This summer Michelle Wiener ‘ 14 is helping low-income Mainers navigate the legal system at the Maine Volunteer Lawyers Project in Portland, Maine. To support her internship, she received a fellowship from the Preston Public Interest Career Fund, which provides Bowdoin students with a 10-week stipend so they can afford to work for organizations serving the disadvantaged.
Wiener, a sociology and government major, says she works mostly with family law cases at the organization, but also assists clients in matters such as bankruptcy and foreclosure. “For many people, we’re their only legal representation,” she explained. The Bowdoin Daily Sun contacted Wiener to ask her about her summer job and how it’s solidifying her personal aspirations.
Bowdoin Daily Sun: What was the impetus for your internship this summer with the Maine Volunteer Lawyers Project?
Michelle Wiener: I took both of Prof. Craig McEwen’s classes — Sociology of Law and Criminology & Criminal Justice — and they made me aware of the vast inequities in our justice system. These classes helped me understand how limited access to justice both creates and perpetuates other social issues. It is very important to me to not just learn about issues in a classroom but, once those issues are identified, to take action in addressing them.
BDS: What’s been the most fulfilling part of the job so far?
MW: The most fulfilling part of my job is getting to talk with clients and providing a space for them where they can feel comfortable talking about the issues that have prompted them to seek legal aid. It is always a privilege if someone allows you access to the intimate details of their life. Even though our clients are in some ways obliged to give us that access in order for us to provide help, I also feel when I’m on the phones or talking to someone at CHAP (Courthouse Assistance Project) that I may be the only person or one of just a few people that the client has to talk to about their situation. So I hope to be able to give them legal assistance from our organization and also a place to tell their story. Getting to hear those stories is fulfilling in and of itself — it’s of course most fulfilling when we can really help them.
I hope to be able to give them legal assistance from our organization and also a place to tell their story. Getting to hear those stories is fulfilling in and of itself — it’s of course most fulfilling when we can really help them.
—Michelle Wiener ’14
BDS: And what’s been the most challenging? How do you cope with this?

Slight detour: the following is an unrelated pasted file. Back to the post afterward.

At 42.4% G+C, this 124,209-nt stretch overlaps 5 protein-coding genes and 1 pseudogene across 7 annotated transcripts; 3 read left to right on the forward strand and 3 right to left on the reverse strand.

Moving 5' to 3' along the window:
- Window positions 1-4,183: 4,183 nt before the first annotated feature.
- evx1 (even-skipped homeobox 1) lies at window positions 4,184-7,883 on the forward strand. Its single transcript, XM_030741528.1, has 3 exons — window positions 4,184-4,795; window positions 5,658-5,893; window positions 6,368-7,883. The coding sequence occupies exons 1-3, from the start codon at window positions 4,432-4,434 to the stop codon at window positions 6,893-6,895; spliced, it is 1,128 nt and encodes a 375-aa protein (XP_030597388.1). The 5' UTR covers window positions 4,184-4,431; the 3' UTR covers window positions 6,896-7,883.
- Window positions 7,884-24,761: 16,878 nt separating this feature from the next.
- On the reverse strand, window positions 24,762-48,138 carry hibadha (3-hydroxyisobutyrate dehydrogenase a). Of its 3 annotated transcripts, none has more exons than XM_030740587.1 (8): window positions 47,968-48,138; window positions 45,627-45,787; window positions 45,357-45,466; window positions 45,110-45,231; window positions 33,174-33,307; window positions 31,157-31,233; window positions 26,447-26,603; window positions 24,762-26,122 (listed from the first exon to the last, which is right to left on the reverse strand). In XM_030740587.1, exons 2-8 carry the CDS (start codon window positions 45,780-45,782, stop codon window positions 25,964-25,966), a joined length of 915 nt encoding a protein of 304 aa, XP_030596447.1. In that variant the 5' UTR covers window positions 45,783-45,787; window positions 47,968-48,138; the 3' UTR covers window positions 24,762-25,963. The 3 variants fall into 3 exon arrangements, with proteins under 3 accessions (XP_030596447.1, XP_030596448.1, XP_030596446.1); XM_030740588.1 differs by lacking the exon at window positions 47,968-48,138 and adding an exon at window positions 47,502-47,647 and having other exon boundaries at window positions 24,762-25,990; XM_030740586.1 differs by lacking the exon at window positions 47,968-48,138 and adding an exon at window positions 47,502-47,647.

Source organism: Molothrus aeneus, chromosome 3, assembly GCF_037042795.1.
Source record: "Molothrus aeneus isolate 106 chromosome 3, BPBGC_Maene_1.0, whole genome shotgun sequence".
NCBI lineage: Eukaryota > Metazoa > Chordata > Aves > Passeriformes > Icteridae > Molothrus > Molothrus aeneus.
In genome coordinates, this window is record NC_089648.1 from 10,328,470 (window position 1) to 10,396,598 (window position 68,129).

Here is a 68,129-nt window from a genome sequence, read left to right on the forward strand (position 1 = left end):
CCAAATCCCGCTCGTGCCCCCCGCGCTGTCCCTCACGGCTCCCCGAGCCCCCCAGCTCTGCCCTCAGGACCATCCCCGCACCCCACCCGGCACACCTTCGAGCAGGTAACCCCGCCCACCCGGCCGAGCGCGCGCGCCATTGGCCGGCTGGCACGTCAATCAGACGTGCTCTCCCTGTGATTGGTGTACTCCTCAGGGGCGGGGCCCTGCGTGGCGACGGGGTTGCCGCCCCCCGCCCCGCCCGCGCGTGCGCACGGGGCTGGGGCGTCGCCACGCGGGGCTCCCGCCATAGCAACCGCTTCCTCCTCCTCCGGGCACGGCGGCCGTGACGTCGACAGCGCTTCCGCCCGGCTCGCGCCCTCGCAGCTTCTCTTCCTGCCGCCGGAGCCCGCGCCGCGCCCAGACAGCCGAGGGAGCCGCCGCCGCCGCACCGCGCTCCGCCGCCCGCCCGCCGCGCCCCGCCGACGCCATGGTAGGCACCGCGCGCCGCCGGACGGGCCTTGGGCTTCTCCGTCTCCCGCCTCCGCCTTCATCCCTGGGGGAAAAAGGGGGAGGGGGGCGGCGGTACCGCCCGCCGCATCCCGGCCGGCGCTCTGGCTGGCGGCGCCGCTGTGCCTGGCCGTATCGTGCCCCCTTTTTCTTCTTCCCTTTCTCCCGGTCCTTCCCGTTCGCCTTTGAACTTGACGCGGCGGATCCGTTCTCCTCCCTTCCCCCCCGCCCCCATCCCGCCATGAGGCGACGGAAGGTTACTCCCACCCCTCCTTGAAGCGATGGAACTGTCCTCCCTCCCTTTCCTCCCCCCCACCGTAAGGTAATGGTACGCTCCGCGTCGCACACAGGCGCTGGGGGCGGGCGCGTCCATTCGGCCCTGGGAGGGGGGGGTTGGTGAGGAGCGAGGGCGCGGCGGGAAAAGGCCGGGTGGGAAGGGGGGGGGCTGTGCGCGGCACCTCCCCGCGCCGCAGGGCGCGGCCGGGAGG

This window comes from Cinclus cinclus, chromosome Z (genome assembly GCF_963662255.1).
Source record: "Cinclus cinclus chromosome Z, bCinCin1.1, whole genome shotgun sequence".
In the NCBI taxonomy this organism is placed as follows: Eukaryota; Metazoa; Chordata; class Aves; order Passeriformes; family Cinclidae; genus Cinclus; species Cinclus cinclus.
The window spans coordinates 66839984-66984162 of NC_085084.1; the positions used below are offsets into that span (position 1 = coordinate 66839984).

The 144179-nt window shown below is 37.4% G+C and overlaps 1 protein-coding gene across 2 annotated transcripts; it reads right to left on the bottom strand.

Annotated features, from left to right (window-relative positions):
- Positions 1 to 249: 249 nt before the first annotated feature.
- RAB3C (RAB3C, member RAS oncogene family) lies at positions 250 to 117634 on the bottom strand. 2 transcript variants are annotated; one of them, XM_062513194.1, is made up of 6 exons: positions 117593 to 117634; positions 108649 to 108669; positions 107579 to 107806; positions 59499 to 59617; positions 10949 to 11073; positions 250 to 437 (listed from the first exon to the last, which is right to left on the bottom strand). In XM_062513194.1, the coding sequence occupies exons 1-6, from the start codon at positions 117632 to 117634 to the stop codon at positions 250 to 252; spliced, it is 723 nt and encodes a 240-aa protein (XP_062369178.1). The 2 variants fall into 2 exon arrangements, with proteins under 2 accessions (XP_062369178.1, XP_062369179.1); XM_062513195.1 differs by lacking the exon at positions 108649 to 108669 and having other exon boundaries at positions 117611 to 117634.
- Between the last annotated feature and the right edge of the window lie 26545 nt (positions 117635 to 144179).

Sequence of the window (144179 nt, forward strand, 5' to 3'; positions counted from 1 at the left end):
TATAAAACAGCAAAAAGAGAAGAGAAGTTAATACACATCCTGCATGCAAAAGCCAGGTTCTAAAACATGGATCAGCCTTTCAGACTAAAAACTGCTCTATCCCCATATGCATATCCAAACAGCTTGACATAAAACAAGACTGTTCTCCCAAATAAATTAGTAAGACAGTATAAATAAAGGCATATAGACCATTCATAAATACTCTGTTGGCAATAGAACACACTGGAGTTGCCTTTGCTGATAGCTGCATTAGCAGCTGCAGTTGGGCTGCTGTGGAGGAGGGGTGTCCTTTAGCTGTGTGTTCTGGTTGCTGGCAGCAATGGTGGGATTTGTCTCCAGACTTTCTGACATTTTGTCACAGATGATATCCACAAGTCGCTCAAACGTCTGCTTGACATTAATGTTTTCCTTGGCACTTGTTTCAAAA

MW: Social justice work can be very emotionally challenging. It’s not easy to hear the stories that I hear every day. I’m fortunate enough to be working at an organization that recognizes this challenge and seeks to create a positive and supportive working environment where we can process everything we deal with. And I also work at self-care, meaning reaching out to other activists and other social justice communities, talking to friends, and sometimes, just curling up on the couch with a movie and cup of tea.
BDS: Do you think that you personally have the potential to make an impact on the individual level, i.e. in people’s lives, or on the systemic level?
MW: I believe that everyone has the potential to make an impact on the individual level and on the systemic level. Every day we make an impact in other people’s lives, whether positive or negative, and every day our actions can reinforce, perpetuate, or challenge and chip away at systems of oppression. One of the things that I find hard about dealing with issues at the individual level is that you see the same problems come up repeatedly and can’t change the overarching system that’s creating that problem. I believe it’s crucial to work at the individual level, and all of my experience with social justice work thus far has been at the individual level. I also believe that it’s important for people to have experience at the individual level before they try to address issues systemically. For myself, I would like to eventually focus on addressing issues at the systemic level. However, I also never want to lose my connection to what’s happening on the ground in people’s lives. Ideally, I’d like a job that allows me to do both — to work at a more systemic level, perhaps in policy or advocacy, but to also not be constantly separated from the daily lives and lived experiences of people.
BDS: How do you see the work you’re doing this summer helping you at Bowdoin and beyond?
MW: I think I maybe answered some of this above, but I know that I want to do social justice work for the rest of my life, and this summer is giving me a lot of experience with that. I’m gaining a much better understanding of the difficulties low-income individuals face in our society.